"The listed value for this property is for the land only as most of the buildings are obsolete and only functional for prison operations," the report stated. "In so far as this property will be sold in the near future, the cost of demolition and mitigation of environmental issues is not included in the total market value provided. If the TDCJ does not pursue demolition and mitigation prior to a sale, the net value to the state will be less than what is posted in this report."



Training facility



Along with the need for a new business park, Sugar Land officials have also maintained a goal of building a public safety training facility in the city for several years—a goal that could become a reality should the city purchase the land, Wagner said.



"Our preference would be to have [a public safety training facility] in the city, and there just was not a lot of available land outside of this property where that could work," he said. "And we just saw that as kind of a goal that could be met by about 22 acres on this site."



The facility would be designed as a multifaceted training building featuring classrooms, a shooting range, a driving track and a multistory drill tower. It would be built by and for the city of Sugar Land, not as a joint facility with Fort Bend County, Sugar Land Fire Chief Juan Adame said. He said public safety departments from surrounding cities might come to the facility to complete their training as well.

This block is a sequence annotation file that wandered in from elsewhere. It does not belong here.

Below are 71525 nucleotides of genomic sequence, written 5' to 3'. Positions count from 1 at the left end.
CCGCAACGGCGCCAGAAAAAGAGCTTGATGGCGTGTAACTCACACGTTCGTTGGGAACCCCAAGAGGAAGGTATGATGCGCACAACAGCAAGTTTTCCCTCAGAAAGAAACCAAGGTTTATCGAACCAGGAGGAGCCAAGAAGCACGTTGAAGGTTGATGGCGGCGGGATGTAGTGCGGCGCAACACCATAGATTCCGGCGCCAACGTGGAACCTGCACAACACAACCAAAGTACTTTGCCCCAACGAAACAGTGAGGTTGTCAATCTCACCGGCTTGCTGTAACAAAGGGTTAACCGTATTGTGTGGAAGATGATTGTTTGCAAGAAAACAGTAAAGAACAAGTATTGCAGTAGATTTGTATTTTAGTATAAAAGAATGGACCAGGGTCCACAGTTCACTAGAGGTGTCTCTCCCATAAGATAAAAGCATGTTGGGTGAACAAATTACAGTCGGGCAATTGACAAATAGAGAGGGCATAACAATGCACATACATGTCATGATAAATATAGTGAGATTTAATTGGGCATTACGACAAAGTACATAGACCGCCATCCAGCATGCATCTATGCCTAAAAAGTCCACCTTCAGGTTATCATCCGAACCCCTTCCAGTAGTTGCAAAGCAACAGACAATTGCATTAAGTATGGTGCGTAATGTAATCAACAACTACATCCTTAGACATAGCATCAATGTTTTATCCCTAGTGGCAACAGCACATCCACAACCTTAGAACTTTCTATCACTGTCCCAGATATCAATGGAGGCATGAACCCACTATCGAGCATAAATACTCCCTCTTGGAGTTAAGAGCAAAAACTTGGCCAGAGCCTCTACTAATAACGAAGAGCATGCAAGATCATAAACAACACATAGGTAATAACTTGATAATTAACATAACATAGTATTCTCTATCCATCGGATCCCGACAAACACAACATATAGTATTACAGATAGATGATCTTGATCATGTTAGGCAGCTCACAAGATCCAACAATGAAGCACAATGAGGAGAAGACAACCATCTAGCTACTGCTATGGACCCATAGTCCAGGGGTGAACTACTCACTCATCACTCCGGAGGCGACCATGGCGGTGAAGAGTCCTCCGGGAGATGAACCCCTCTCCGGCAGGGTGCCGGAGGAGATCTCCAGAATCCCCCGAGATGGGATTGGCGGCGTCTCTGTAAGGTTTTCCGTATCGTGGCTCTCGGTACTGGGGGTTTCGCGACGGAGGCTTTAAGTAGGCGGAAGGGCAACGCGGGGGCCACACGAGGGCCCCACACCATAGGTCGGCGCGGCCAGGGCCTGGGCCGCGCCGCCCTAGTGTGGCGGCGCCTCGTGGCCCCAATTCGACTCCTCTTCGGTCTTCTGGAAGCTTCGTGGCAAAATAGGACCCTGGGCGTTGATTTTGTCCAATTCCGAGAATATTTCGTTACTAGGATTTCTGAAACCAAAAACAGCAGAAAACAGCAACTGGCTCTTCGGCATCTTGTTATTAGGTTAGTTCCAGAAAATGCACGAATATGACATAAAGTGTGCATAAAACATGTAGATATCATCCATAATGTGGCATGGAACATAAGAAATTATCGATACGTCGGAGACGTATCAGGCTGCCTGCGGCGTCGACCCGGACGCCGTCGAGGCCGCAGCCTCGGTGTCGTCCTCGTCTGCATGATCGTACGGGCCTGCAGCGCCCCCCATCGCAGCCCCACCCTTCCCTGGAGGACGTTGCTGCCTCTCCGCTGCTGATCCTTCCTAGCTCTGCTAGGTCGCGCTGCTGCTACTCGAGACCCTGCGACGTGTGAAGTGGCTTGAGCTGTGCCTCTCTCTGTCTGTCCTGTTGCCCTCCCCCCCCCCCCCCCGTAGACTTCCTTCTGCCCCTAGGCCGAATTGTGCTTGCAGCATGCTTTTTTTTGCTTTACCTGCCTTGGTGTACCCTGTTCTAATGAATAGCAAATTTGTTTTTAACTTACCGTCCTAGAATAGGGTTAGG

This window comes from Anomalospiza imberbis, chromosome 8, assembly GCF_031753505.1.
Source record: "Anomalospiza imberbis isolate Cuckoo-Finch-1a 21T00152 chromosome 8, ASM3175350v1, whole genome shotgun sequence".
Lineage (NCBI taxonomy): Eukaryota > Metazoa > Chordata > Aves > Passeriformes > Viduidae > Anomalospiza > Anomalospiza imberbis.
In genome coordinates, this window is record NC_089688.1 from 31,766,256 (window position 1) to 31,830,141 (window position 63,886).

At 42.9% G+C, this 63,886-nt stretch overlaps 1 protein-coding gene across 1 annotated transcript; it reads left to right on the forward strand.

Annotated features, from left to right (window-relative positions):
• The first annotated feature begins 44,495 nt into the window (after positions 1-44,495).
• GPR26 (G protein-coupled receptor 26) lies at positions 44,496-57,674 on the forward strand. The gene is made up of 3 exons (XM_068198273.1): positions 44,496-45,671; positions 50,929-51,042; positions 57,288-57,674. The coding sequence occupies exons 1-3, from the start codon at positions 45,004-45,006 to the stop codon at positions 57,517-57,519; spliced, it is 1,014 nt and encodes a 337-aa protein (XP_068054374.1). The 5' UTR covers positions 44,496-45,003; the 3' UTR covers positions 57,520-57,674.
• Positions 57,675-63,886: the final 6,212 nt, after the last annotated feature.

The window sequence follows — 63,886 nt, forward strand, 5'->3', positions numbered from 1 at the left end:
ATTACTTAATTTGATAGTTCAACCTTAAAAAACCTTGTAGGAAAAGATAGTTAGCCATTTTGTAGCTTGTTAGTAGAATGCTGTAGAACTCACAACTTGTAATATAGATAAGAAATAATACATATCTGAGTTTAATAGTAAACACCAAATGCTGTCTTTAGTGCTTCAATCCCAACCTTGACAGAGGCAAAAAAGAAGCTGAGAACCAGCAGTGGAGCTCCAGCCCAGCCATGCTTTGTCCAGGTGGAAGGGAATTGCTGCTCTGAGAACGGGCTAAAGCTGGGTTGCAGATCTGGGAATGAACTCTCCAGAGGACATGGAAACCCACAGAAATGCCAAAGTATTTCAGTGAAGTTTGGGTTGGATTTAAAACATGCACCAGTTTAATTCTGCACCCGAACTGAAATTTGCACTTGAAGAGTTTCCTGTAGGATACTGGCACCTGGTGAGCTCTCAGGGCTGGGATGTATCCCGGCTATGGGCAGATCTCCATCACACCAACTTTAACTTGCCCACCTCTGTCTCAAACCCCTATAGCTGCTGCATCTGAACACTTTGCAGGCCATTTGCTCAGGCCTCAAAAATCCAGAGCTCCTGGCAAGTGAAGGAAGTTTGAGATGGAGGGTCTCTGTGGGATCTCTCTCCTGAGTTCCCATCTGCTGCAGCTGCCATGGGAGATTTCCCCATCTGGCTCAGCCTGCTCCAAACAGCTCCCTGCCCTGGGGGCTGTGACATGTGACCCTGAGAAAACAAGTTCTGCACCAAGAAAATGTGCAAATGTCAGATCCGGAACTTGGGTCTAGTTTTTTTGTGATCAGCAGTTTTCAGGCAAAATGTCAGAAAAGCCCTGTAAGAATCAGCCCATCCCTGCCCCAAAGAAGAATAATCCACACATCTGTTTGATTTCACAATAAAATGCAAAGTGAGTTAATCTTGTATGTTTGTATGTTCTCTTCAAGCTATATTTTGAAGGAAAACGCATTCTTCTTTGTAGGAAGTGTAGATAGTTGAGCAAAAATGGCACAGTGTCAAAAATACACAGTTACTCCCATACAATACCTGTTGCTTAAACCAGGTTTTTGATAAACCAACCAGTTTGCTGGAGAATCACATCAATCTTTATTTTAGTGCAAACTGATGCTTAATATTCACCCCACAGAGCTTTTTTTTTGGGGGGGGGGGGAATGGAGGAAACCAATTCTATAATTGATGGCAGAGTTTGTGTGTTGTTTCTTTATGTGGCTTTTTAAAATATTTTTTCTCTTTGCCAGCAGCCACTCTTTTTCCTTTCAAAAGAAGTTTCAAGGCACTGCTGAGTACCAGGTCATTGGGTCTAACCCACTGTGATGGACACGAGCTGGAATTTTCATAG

Access to transportation



In addition, the former prison property is located in what Sugar Land officials said they hope is an ideal transportation area.



"There is nearby rail, the airport is adjacent to the site, and we are right at the intersection of [Hwy.] 6 and [Hwy.] 90," Wagner said. "So various transportation modes would be covered if this business park were to be developed. And we feel that is a selling point."



If the land is purchased, it could allow the Sugar Land Regional Airport to expand using 95 acres of the parcel.



"The 95 acres is being funded through a 90 percent grant from the Federal Aviation Administration, which is being administered by the Texas Department of Transportation Aviation Division," Wagner said. "So there is a grant involved with that land transaction."



Adolph said TxDOT Aviation has supported the airport by helping fund many projects. He said the department will likely assist in the purchase, but that it is not guaranteed.



Should the property be acquired and a business park built, the business park could possibly include aviation-related businesses due to its proximity to the airport, Adolph said. It would also open up a western access point for the airport and allow for additional improvements.



"[A western access point] just doesn't exist at this point," Adolph said. "And it will square off the layout of the airport so they can possibly develop hangars and other aviation businesses that would continue to provide a revenue source for the entire region."